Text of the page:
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342021Volume 34, Issue4July/August 2021
The Future of Work
Where and how work gets done—and who does it—may never be the same. Researchers explore the future of work in the wake of COVID-19.

Presidential Column

Jennifer L. Eberhardt
Stanford University
APS President 2021 - 2022
All columns

In this Issue:
Bringing the World Into Our Science

About the Observer

The Observer is the online magazine of the Association for Psychological Science and covers matters affecting the research, academic, and applied disciplines of psychology. The magazine reports on issues of interest to psychologist scientists worldwide and disseminates information about the activities, policies, and scientific values of APS.

APS members receive a monthly Observer newsletter that covers the latest content in the magazine. Members also may access the online archive of Observer articles going back to 1988.

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  • Thumbnail Image for Disaster Response and Recovery

    Disaster Response and Recovery

    Disasters like Hurricane Florence and Typhoon Mangkhut draw massive media coverage, trauma interventions, and financial donations to victims. But psychological research shows the efforts don’t always yield the intended benefits.


Up Front

  • Bringing the World Into Our Science

    In May, we lost a giant in the field of psychological science. Among his many field-shaping contributions, Lee Ross, as his colleagues and students know well, often made the case for getting more of the science into the world and more of the world into the science.  Jennifer L. Eberhardt (Photo Credit: Nana Kofi Nti) As APS’s current president, I am writing my inaugural column with my two colleagues at Stanford SPARQ. SPARQ is a “do tank” that partners with industry leaders and changemakers to reduce societal disparities and bridge social divides using insights from behavioral science. Lee was an affiliate of SPARQ, and his aim of getting more of the science into the world animates our work.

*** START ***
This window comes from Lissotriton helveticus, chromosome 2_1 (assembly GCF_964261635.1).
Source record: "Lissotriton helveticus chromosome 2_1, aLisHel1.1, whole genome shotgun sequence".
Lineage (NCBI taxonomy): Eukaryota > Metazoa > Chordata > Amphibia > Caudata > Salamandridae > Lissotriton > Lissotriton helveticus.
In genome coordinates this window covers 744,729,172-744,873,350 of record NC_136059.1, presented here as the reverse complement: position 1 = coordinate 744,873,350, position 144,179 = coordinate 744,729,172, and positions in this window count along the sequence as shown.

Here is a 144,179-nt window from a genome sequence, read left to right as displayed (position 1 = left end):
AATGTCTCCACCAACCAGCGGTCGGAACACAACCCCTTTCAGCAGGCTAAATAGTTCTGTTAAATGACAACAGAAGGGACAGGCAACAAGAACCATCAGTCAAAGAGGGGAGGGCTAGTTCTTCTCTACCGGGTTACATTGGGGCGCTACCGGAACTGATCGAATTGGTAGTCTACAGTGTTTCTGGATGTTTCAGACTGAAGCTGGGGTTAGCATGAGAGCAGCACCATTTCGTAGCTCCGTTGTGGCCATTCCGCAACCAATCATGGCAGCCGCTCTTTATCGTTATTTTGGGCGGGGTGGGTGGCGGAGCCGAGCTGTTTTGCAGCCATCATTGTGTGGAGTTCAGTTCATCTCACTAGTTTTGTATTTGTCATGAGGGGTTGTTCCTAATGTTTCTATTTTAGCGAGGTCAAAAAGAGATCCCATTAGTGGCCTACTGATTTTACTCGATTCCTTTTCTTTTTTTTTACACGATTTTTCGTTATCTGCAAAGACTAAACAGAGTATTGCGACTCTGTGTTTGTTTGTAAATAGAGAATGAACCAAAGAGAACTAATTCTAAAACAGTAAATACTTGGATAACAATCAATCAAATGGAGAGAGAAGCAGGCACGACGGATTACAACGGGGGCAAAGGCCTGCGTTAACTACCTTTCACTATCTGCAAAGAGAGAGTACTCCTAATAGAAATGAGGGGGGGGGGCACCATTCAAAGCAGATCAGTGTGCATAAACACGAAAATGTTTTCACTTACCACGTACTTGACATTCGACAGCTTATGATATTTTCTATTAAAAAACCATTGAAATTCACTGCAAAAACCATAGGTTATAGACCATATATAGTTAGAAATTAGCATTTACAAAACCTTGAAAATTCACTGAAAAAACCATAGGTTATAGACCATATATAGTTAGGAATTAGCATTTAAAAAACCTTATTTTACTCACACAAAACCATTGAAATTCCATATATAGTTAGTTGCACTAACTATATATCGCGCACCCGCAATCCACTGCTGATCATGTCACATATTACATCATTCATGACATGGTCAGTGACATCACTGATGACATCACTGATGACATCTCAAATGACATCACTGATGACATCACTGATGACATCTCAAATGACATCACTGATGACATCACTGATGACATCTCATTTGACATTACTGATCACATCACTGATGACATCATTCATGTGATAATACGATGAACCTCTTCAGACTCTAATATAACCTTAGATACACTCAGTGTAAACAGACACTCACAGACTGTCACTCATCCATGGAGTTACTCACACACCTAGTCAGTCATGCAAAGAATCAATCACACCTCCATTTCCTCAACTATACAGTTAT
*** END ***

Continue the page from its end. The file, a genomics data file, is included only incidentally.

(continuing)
Recent Research

  • Research Briefs

    Dogs Mentally Represent Jealousy-Inducing Social Interactions Amalia P. M. Bastos, Patrick D. Neilands, Rebecca S. Hassall, Byung C. Lim, and Alex H. Taylor Psychological Science Dogs can experience and show jealousy, this research suggests. Dogs observed a realistic-looking fake dog positioned next to their owner, after which the researchers positioned a barrier to prevent each dog from seeing its owner and the fake dog. Although the barrier blocked their line of sight, the dogs forcefully attempted to reach their owners when they appeared to interact with the fake dogs. This reaction did not occur when the fake dog was replaced by a fleece cylinder. Thus, dogs showed human-like signatures of jealous behavior: Jealousy emerged only when their owner interacted with a social rival and as a consequence of that interaction, even when the interaction was out of sight.

Government Relations

APS Spotlight


First Person

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